Cape Town -
When Johanna Januarie opened the door to her new home at Mountain View in Ocean View on Tuesday, she said it felt as if she had unlocked the door to her future.
Although her husband, David, died last year, while the couple were waiting for the house, she could feel his presence when the keys were handed over, she said.
At 92, he would have been the oldest beneficiary of the City of Cape Town’s R46 million housing project.
The site off Slangkop Road was earmarked for housing in the late 1980s, but concerns about the high cost of excavating the mountain rock almost derailed the project.
Premier Helen Zille, who attended the key handover ceremony on Tuesday with mayor Patricia de Lille and the MEC for Human Settlements, Bonginkosi Madikizela, acknowledged that the beneficiaries had been waiting several years for their houses.
Zille said government red tape had been largely to blame, as there was a “rule for everything”. But she said that “sometimes you have to put delivery ahead of the rules”.
The project, now part of the official World Design Capital programme for its innovative use of local material, was an example of how the government could “think outside of the box”.
Zille also noted that there had been “a lot of anger” when the project started several years ago. But despite the long wait and the many obstacles, the community had been patient without resorting to violence.
Councillor Felicity Purchase, who has worked on the project since it was first mooted, said an intervention from the Department of Social Development had saved it from being shelved.
The contractor almost walked off the site when it became apparent that many of the workers, who were to own the houses, had drug and alcohol addictions. The city hosted workshops to help them deal with their problems, and the project continued.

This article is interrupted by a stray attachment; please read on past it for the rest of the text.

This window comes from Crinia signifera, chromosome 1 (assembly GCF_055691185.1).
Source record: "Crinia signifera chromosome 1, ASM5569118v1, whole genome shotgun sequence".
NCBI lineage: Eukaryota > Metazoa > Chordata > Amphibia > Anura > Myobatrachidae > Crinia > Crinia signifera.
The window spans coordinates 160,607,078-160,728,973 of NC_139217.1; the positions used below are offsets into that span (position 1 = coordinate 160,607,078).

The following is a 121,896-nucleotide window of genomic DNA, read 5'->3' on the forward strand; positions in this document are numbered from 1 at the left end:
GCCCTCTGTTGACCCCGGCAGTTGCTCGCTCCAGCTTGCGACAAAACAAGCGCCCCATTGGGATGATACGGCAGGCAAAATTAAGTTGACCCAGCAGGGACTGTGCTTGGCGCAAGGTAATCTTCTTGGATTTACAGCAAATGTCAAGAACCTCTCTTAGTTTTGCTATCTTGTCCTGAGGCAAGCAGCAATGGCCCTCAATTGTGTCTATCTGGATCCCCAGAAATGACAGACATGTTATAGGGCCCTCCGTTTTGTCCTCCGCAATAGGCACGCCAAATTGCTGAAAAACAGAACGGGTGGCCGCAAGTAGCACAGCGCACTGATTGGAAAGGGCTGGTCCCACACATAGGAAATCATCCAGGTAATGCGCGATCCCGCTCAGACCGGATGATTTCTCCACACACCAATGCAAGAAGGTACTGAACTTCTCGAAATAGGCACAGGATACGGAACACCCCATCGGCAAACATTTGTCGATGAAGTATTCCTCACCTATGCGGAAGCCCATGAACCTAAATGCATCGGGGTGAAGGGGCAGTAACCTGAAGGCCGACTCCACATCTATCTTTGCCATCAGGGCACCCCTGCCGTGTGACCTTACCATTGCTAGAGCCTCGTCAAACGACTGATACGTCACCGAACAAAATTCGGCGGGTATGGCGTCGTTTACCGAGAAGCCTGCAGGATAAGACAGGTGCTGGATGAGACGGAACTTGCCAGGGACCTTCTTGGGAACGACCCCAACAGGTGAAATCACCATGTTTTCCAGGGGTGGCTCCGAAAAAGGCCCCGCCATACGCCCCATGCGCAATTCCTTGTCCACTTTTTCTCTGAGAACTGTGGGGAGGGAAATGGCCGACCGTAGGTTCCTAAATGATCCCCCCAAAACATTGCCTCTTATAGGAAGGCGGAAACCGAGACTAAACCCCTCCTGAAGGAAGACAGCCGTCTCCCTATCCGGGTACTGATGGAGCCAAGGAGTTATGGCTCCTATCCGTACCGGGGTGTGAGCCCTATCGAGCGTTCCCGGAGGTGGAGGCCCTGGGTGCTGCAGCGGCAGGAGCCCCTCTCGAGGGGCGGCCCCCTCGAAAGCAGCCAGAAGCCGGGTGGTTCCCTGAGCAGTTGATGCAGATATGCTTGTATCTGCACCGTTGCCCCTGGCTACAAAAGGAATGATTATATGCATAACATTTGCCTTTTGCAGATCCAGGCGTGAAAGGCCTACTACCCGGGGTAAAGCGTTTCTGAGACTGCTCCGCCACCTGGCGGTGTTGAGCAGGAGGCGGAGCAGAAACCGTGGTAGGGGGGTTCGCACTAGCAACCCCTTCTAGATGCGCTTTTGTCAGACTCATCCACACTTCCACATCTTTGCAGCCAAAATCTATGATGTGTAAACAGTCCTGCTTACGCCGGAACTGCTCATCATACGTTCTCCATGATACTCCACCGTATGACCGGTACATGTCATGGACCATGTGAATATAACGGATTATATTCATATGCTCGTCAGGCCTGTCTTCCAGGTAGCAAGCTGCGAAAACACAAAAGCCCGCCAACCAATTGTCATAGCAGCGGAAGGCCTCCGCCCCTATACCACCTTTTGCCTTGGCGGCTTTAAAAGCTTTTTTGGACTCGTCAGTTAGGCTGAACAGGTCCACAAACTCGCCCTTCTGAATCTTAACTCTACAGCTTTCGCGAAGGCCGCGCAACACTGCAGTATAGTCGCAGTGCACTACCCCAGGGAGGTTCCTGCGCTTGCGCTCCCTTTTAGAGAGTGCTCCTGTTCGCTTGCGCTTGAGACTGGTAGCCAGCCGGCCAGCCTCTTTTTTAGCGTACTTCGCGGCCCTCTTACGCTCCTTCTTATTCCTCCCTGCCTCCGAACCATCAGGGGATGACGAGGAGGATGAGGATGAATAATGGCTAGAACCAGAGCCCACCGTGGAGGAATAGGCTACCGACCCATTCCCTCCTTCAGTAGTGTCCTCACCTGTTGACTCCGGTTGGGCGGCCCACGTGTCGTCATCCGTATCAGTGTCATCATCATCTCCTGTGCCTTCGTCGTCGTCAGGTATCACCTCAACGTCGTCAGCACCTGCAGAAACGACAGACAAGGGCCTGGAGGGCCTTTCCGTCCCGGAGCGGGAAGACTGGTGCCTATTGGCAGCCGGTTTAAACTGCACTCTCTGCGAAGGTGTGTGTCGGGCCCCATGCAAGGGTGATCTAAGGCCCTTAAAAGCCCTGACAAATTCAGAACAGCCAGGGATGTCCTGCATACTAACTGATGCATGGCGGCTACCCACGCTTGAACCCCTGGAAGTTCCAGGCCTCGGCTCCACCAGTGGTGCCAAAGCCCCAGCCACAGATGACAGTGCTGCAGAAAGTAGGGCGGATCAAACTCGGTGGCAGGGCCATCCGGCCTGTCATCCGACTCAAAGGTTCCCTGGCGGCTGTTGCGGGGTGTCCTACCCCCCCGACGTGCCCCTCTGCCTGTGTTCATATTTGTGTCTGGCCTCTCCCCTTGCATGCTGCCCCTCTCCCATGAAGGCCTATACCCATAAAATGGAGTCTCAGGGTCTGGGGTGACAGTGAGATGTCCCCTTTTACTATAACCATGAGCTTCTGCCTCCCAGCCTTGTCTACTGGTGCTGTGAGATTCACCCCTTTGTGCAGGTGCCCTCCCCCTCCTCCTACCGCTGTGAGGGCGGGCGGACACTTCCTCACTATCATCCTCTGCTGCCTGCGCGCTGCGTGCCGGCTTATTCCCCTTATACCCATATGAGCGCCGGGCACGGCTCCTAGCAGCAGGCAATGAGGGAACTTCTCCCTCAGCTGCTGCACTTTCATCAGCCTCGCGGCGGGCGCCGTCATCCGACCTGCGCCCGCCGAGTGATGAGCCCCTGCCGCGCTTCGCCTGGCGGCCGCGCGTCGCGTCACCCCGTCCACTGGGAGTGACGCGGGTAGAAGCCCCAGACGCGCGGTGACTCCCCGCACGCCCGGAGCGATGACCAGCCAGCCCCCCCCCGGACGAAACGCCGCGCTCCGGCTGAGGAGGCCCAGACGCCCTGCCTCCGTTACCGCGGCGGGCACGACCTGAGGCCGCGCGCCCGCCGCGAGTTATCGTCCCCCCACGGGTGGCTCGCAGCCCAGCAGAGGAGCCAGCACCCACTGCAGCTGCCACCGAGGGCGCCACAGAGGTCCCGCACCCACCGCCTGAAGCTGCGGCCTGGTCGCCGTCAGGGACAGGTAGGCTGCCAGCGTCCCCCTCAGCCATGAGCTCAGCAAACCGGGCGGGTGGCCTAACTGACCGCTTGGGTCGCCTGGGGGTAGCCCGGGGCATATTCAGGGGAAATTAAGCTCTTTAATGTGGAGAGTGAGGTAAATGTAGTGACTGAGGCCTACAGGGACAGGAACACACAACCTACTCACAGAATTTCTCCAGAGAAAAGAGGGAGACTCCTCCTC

De Lille said it showed how design-led thinking could resolve complex challenges and improve quality of life.
She said 30 trainees were skilled in stone masonry and almost 500 workers were employed by the city’s Expanded Public Works Programme.
By 2015, there would be 543 houses.
“Not only will these houses give people dignity, they will be reminders of everything that is possible when communities work with the city to transform the way that they live.”
But this sentiment was not shared by all the beneficiaries.
“We voted for housing, not for these houses. A big dog would not be able to sleep in that room. There is not even place for a bed to fit,” said Magrieta Jantjies, who has lived in the area for 27 years.
She said the community had not elected the steering community that claimed to represent their interests.
Other disgruntled beneficiaries, many of whom are involved in the construction of the houses, complained that the structures were too small to accommodate families.
“We are not dogs,” they said. One woman said she would have to leave most of her possessions, and half of her family, in the bungalow at the informal settlement where she was living. There were also concerns about safety as the houses were built close together with no protective walls.